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John Constable was fascinated by the British weather and his meticulous studies of the effects of light and the conditions that influenced the planet’s atmosphere, lead him to regard landscape painting as a science.
This is one of approximately 50 pure sky studies that the artist produced in 1822. During this time, meteorology, which is the study of the conditions in the atmosphere used for weather forecasting, was being investigated and Constable became the first artist to accurately record cloud formations in his paintings.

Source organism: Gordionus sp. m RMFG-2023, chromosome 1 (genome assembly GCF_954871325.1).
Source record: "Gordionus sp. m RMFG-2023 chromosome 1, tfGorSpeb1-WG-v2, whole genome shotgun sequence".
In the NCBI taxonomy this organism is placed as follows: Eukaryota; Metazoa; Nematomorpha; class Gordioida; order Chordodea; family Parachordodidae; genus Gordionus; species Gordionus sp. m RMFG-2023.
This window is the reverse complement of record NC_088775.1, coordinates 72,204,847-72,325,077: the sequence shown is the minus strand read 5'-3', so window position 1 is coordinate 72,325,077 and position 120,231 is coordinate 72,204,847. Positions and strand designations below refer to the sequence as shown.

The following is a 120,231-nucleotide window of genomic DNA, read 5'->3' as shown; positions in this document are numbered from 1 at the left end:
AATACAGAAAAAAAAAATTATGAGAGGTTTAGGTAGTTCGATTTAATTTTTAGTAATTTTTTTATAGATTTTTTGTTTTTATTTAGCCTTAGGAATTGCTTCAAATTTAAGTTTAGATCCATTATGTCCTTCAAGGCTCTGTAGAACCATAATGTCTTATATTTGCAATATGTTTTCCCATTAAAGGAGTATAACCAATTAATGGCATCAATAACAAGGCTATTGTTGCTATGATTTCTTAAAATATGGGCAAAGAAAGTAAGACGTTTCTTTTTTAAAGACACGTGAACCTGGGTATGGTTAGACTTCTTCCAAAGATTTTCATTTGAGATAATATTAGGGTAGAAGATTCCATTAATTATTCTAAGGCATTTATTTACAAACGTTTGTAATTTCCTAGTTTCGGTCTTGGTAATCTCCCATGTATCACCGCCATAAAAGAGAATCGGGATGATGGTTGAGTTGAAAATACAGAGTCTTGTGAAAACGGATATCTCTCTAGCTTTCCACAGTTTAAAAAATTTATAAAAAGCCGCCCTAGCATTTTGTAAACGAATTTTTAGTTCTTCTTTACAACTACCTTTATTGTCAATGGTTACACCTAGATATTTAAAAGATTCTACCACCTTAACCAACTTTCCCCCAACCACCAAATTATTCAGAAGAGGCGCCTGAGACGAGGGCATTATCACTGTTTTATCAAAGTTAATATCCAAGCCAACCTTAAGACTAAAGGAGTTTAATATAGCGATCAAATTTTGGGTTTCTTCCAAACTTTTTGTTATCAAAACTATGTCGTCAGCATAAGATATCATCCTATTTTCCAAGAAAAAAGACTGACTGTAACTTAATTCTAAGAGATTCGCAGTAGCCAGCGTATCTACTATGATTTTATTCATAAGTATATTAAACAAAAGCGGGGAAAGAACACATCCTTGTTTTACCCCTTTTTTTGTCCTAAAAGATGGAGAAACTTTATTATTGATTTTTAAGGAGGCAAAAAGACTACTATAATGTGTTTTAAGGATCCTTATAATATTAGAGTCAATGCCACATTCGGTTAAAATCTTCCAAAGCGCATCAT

In 1821 the artist wrote “I have done a good deal of skying…” Fervently recording his observations of clouds and skies on scraps of paper, Constable planned to piece them together by devising a lecture which he hoped to deliver in Hampstead. Constable was interested in the idea of the sky casting a mood over the landscape below it and so understanding the weather became essential to his artistic practice. He viewed the sky as an opportunity for creative expression, pitched against the solidarity of the static landscape.
oil on paper on board
H 47 x W 57 cm
gift from Kathleen Epstein, 1973